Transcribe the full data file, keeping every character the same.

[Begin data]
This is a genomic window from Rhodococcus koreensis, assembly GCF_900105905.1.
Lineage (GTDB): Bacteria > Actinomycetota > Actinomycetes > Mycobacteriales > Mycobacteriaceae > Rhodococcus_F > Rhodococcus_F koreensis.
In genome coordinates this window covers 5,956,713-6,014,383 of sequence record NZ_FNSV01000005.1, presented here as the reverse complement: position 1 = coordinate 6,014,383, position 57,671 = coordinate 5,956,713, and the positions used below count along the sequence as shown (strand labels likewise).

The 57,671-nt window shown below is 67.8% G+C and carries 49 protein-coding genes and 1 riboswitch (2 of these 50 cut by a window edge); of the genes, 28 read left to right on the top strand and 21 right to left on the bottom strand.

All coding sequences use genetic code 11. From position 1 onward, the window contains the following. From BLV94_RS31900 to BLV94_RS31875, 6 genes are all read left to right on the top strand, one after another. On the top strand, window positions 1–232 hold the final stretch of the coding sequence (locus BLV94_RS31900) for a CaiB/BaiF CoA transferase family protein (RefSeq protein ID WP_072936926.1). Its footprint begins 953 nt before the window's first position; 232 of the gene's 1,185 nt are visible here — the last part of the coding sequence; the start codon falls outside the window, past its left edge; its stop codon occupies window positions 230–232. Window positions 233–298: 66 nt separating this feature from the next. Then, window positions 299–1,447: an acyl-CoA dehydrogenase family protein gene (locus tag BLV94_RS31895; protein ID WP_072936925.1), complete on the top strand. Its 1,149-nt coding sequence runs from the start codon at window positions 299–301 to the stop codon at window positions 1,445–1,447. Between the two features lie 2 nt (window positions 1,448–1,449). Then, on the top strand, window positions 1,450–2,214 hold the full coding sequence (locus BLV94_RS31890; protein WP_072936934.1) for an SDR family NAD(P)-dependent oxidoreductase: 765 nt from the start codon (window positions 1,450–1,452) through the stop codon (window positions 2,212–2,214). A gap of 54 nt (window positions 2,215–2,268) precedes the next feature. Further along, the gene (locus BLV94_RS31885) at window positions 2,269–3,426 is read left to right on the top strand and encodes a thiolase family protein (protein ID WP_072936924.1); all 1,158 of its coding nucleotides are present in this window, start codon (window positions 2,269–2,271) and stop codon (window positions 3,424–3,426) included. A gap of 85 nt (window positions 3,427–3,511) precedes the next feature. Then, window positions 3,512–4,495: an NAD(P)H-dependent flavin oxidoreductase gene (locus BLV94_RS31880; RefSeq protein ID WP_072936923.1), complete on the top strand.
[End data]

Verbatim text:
This is a genomic window from Rhodococcus koreensis, assembly GCF_900105905.1.
Lineage (GTDB): Bacteria > Actinomycetota > Actinomycetes > Mycobacteriales > Mycobacteriaceae > Rhodococcus_F > Rhodococcus_F koreensis.
In genome coordinates this window covers 5,956,713-6,014,383 of sequence record NZ_FNSV01000005.1, presented here as the reverse complement: position 1 = coordinate 6,014,383, position 57,671 = coordinate 5,956,713, and the positions used below count along the sequence as shown (strand labels likewise).

The 57,671-nt window shown below is 67.8% G+C and carries 49 protein-coding genes and 1 riboswitch (2 of these 50 cut by a window edge); of the genes, 28 read left to right on the top strand and 21 right to left on the bottom strand.

All coding sequences use genetic code 11. From position 1 onward, the window contains the following. From BLV94_RS31900 to BLV94_RS31875, 6 genes are all read left to right on the top strand, one after another. On the top strand, window positions 1–232 hold the final stretch of the coding sequence (locus BLV94_RS31900) for a CaiB/BaiF CoA transferase family protein (RefSeq protein ID WP_072936926.1). Its footprint begins 953 nt before the window's first position; 232 of the gene's 1,185 nt are visible here — the last part of the coding sequence; the start codon falls outside the window, past its left edge; its stop codon occupies window positions 230–232. Window positions 233–298: 66 nt separating this feature from the next. Then, window positions 299–1,447: an acyl-CoA dehydrogenase family protein gene (locus tag BLV94_RS31895; protein ID WP_072936925.1), complete on the top strand. Its 1,149-nt coding sequence runs from the start codon at window positions 299–301 to the stop codon at window positions 1,445–1,447. Between the two features lie 2 nt (window positions 1,448–1,449). Then, on the top strand, window positions 1,450–2,214 hold the full coding sequence (locus BLV94_RS31890; protein WP_072936934.1) for an SDR family NAD(P)-dependent oxidoreductase: 765 nt from the start codon (window positions 1,450–1,452) through the stop codon (window positions 2,212–2,214). A gap of 54 nt (window positions 2,215–2,268) precedes the next feature. Further along, the gene (locus BLV94_RS31885) at window positions 2,269–3,426 is read left to right on the top strand and encodes a thiolase family protein (protein ID WP_072936924.1); all 1,158 of its coding nucleotides are present in this window, start codon (window positions 2,269–2,271) and stop codon (window positions 3,424–3,426) included. A gap of 85 nt (window positions 3,427–3,511) precedes the next feature. Then, window positions 3,512–4,495: an NAD(P)H-dependent flavin oxidoreductase gene (locus BLV94_RS31880; RefSeq protein ID WP_072936923.1), complete on the top strand.